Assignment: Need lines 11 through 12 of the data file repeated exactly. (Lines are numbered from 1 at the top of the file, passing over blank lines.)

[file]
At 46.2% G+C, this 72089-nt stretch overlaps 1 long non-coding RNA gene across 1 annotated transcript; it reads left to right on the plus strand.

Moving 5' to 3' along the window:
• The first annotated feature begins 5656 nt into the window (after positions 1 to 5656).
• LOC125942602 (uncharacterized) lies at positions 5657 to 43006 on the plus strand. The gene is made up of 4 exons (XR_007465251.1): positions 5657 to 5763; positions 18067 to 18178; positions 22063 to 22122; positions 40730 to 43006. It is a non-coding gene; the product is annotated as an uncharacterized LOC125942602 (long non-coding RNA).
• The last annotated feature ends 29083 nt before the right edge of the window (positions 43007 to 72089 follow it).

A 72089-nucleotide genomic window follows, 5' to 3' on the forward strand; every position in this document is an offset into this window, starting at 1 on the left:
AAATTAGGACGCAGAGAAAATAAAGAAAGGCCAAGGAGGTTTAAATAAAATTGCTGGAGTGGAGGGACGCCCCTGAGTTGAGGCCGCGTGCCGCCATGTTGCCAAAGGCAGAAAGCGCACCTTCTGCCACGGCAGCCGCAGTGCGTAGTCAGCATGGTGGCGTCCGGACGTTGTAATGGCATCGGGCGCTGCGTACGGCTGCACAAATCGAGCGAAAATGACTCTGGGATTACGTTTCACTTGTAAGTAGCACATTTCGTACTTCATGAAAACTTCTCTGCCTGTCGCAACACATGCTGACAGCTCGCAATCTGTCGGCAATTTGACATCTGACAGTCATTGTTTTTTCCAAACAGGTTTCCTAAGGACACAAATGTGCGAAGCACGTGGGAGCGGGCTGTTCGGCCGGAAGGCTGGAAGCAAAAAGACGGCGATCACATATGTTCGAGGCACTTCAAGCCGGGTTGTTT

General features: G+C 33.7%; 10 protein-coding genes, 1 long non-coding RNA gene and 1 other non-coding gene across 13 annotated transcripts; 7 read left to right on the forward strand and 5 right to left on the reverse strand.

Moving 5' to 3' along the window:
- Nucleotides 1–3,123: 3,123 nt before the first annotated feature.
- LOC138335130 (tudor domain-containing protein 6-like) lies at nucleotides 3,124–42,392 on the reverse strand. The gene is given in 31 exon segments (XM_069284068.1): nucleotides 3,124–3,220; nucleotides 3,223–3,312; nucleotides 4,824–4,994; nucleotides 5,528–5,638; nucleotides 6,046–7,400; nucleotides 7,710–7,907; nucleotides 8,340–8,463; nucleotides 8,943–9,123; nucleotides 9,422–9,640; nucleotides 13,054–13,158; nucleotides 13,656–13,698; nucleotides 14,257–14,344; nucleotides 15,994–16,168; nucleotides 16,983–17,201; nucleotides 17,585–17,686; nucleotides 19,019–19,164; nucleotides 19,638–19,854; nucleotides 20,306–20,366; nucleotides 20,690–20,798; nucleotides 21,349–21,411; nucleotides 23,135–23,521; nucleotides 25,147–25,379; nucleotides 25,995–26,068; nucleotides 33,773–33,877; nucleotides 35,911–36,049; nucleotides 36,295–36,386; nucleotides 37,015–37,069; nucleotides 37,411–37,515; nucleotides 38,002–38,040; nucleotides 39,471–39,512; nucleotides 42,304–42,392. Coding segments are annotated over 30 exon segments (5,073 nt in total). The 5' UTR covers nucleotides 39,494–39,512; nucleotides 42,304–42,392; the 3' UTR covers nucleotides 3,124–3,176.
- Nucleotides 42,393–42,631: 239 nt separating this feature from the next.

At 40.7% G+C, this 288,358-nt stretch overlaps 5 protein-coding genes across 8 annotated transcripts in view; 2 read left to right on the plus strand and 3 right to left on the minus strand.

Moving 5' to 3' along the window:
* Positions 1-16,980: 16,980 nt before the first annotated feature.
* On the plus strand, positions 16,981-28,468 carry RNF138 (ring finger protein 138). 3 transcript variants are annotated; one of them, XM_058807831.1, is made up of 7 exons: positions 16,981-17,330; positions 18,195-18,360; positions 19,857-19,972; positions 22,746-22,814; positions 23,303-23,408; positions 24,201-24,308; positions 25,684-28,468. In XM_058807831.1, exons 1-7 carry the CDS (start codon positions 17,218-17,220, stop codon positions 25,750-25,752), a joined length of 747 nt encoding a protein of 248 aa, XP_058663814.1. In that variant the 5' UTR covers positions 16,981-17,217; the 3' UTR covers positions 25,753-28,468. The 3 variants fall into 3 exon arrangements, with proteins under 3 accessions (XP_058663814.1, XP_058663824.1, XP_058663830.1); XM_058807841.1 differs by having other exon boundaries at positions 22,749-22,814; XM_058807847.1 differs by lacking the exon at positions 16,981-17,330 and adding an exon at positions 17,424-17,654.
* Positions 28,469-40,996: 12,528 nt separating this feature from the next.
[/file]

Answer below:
- LOC138335130 (tudor domain-containing protein 6-like) lies at nucleotides 3,124–42,392 on the reverse strand. The gene is given in 31 exon segments (XM_069284068.1): nucleotides 3,124–3,220; nucleotides 3,223–3,312; nucleotides 4,824–4,994; nucleotides 5,528–5,638; nucleotides 6,046–7,400; nucleotides 7,710–7,907; nucleotides 8,340–8,463; nucleotides 8,943–9,123; nucleotides 9,422–9,640; nucleotides 13,054–13,158; nucleotides 13,656–13,698; nucleotides 14,257–14,344; nucleotides 15,994–16,168; nucleotides 16,983–17,201; nucleotides 17,585–17,686; nucleotides 19,019–19,164; nucleotides 19,638–19,854; nucleotides 20,306–20,366; nucleotides 20,690–20,798; nucleotides 21,349–21,411; nucleotides 23,135–23,521; nucleotides 25,147–25,379; nucleotides 25,995–26,068; nucleotides 33,773–33,877; nucleotides 35,911–36,049; nucleotides 36,295–36,386; nucleotides 37,015–37,069; nucleotides 37,411–37,515; nucleotides 38,002–38,040; nucleotides 39,471–39,512; nucleotides 42,304–42,392. Coding segments are annotated over 30 exon segments (5,073 nt in total). The 5' UTR covers nucleotides 39,494–39,512; nucleotides 42,304–42,392; the 3' UTR covers nucleotides 3,124–3,176.
- Nucleotides 42,393–42,631: 239 nt separating this feature from the next.